Today marked another bluebird day of practice here at Copper Mountain, Colorado for Dew Tour. Athletes and teams from around the world made their way here to compete for the win and as an added bonus of a chance to make it to the Beijing 2022 Olympics.
The slopestyle course saw some minor changes between yesterday’s practice and today, but the offering this year is still giving plenty of room for different approaches among the athletes.
The rails section is great for fostering some diversity in line choice and trick selection, with lower and smaller features being conducive to trying new tricks and putting more attention on the ability to have technicality where it could otherwise be difficult.
The women especially have been throwing down on the rails during practice, keeping up the momentum of progression we’ve seen over the last couple of years in the contest scene. Darian Stevens, a US Team member, notes in regards to women’s skiing, in particular, it’s “definitely way different than the last Olympic year- there were a lot of 5’s in that era, and now it’s a lot of dubs, and 9’s and 10’s. People started doing really sick runs and raising the bar for each other.”
Super Pipe is also expected to be just as exciting as slopestyle, with returning names like Colorado locals Alex Ferriera and Birk Irving. Noah Bowman is also back at Dew Tour this year with hopes of defending his winning title from last year, and we can expect to see plenty of big spins out of the stunt ditch- with or without some celebratory pole swings.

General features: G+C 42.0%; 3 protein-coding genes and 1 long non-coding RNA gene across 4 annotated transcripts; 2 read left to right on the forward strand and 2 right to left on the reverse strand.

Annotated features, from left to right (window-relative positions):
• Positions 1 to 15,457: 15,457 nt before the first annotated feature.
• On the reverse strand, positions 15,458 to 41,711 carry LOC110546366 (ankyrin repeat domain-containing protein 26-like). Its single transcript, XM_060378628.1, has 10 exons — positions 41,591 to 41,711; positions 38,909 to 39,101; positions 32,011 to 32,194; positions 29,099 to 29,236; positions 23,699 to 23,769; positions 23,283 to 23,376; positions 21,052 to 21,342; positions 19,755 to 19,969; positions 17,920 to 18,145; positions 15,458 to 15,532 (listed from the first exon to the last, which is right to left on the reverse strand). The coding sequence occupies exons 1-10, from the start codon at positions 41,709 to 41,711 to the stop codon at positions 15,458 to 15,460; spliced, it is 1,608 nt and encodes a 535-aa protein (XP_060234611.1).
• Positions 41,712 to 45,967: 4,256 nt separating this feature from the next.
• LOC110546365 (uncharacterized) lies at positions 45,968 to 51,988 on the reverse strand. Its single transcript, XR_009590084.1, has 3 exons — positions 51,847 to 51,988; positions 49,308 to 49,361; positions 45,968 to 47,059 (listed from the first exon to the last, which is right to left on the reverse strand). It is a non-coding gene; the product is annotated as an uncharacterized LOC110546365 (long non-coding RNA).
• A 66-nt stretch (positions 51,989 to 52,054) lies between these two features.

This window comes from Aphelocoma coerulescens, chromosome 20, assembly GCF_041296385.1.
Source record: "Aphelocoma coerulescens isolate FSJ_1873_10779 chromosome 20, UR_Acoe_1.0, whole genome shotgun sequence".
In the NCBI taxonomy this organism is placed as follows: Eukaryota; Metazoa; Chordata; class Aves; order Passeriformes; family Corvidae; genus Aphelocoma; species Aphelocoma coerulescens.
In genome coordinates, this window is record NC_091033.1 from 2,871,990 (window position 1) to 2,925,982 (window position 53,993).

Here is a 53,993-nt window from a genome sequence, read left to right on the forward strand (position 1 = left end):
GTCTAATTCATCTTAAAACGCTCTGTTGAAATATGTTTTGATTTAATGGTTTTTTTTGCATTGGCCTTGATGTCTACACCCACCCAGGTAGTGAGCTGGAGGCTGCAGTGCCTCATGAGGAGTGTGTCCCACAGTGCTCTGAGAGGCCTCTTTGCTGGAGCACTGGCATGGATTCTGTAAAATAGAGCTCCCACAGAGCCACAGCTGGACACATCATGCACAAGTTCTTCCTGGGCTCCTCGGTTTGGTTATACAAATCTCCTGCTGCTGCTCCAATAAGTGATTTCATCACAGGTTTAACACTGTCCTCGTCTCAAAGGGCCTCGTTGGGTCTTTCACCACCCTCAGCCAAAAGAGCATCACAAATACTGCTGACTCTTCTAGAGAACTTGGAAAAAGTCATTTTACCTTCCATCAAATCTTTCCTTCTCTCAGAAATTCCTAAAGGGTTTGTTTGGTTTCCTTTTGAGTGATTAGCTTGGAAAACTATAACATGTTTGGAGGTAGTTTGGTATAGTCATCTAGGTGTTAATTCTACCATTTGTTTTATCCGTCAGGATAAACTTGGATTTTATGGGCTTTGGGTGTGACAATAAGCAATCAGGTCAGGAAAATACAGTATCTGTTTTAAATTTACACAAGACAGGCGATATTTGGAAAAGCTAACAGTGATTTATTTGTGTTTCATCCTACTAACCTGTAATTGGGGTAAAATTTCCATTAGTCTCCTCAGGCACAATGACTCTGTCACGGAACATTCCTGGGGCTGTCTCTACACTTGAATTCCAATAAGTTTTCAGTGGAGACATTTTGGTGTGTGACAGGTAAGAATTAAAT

With Olympic hopes on the line, there is certainly added pressure to perform well, but regardless of Dew Tour being a qualifier, athletes are all trying to ski the best they can and hopefully secure a position on the podium by the end of the week. A few athletes have stated their excitement for being at Copper Mountain for this contest. Unlike many other competitions, Dew Tour has a vibe that feels a lot more relaxed and fun, allowing everyone to really ski at their best level. Practice for the slopestyle course is serviced by a chairlift, which makes a huge difference to the energy of the course. “It spreads everyone out enough that it feels like lapping a park with your friends normally does, which is nice. When it gets crowded at the top of the course, and you have to wait a really long time to be able to drop, it can get pretty stressful and affect how you ski,” Stevens says. With two solid practice days under everyone’s belt, we head into the first round of qualifiers tomorrow. Snow is expected, but hopefully conditions stay safe and clear enough for skiing to see yet another year of amplitude, creativity, and progression.